Food For Thought

Cooks at Centennial Elementary prepare dough for oatmeal honey rolls they serve at lunch.

By Kristin Pazulski

Photography by Adrian DiUbaldo

Leo Lesh’s food service enterprise includes 156 locations and serves about 38,700 lunches per day. He’s not open on the weekends, charges just $1.40 per meal (if customers pay full price, though many do not) and he gets just $2.72 per meal beyond that charge to cover all his food, labor and operations costs.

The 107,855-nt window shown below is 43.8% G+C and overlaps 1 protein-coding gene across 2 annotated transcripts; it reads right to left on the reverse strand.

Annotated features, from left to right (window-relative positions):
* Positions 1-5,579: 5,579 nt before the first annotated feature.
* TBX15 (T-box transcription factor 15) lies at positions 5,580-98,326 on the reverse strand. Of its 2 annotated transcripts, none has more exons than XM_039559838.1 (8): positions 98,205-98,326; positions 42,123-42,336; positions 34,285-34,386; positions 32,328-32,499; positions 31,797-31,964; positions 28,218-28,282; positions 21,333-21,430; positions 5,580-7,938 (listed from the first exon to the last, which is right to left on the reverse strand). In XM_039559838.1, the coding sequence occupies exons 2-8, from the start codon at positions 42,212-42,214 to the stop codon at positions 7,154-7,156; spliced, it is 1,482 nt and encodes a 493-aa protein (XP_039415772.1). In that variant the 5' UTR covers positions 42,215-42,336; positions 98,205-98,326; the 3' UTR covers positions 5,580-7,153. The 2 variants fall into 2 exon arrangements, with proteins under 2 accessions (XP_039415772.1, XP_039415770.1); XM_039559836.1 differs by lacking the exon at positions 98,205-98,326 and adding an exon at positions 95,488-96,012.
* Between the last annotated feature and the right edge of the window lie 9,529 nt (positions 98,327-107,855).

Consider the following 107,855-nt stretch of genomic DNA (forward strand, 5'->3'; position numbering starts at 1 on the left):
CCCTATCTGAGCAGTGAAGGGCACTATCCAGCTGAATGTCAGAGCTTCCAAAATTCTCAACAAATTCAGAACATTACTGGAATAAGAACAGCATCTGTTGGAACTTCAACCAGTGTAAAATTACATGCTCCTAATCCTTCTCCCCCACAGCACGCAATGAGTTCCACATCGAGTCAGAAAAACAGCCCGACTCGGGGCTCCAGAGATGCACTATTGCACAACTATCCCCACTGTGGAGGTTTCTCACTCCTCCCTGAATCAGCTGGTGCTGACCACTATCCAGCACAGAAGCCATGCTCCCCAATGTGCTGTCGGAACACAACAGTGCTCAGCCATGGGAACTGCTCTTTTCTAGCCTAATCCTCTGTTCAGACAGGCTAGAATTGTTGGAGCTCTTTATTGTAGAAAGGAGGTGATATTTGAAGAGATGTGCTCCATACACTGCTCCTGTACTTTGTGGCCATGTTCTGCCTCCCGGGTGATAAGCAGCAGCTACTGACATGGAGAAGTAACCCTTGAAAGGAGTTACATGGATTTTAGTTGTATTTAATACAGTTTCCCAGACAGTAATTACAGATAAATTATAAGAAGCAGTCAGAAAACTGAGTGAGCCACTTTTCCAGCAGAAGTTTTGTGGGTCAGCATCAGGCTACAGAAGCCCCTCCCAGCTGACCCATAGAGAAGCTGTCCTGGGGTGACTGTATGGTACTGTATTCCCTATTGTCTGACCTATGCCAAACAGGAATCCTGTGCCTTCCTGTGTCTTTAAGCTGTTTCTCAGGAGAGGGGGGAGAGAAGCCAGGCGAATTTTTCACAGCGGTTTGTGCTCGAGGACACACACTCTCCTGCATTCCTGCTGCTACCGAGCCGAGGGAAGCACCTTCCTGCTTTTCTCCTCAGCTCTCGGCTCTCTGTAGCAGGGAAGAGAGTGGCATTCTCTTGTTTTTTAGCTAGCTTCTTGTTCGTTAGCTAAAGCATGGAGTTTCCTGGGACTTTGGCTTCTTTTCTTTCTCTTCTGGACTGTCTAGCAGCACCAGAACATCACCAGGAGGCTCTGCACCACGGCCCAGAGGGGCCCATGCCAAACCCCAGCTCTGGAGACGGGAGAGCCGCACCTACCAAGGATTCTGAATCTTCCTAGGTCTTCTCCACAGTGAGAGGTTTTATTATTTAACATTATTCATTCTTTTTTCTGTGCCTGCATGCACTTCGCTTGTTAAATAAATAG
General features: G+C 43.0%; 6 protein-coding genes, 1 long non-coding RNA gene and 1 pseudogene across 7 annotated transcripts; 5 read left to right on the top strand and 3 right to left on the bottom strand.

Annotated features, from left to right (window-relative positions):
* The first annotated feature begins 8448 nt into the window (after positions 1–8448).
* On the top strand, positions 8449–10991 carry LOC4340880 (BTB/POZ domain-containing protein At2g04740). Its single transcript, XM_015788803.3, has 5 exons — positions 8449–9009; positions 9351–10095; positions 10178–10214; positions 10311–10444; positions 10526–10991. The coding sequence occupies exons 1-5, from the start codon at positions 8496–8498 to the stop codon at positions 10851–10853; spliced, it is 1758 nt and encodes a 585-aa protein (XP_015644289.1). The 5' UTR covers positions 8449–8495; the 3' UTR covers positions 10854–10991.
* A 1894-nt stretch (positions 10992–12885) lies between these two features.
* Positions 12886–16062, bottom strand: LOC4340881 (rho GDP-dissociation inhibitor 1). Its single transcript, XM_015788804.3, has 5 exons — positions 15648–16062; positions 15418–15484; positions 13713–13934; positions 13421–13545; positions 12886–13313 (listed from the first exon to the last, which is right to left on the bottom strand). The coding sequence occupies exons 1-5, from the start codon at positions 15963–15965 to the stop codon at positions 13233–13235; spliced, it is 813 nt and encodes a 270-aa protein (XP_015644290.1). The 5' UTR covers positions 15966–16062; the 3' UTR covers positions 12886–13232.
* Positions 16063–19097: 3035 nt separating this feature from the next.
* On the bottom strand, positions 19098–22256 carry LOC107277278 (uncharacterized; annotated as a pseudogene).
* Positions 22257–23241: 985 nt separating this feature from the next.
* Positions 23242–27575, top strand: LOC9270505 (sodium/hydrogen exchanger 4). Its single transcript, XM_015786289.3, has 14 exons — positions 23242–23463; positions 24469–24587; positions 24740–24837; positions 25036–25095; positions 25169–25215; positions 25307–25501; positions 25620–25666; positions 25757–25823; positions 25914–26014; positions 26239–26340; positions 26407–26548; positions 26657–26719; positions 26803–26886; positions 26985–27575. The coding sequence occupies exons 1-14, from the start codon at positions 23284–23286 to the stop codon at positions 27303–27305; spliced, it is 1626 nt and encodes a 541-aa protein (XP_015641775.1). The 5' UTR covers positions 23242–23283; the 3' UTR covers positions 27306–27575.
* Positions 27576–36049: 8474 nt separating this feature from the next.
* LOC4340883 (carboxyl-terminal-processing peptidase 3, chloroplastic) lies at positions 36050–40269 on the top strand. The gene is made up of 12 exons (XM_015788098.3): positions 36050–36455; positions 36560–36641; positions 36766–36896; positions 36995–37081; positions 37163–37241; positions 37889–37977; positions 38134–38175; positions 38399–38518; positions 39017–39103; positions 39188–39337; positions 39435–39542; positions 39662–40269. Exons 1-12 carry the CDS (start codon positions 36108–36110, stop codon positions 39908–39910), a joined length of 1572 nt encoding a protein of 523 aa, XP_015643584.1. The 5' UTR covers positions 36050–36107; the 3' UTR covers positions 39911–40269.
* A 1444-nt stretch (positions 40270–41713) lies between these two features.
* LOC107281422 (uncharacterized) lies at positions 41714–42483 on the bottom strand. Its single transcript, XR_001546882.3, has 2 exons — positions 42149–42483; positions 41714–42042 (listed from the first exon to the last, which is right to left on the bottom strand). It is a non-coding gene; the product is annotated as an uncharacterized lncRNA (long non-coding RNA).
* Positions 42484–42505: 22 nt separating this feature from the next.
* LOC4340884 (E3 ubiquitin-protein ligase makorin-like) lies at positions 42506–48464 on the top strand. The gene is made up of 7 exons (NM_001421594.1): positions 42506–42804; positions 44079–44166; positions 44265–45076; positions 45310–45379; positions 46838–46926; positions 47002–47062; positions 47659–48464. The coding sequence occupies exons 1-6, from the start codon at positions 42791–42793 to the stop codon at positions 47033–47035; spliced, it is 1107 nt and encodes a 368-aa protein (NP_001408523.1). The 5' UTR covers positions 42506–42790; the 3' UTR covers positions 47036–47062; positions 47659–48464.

Most would say it’s an impossible feat. A dying business, one that won’t make it, but this is no ordinary food service business. And Lesh, executive director of Denver Public Schools Food and Nutrition Services, has not only managed to keep DPS’s school lunch program chugging along, he’s slowly improving the nutritional side of a traditionally unhealthy meal.

And just in time too. While Lesh has been looking for ways to reduce sodium in cheese and fat in milk, the U.S. Department of Agriculture has been developing guidelines that will require him to do just that.

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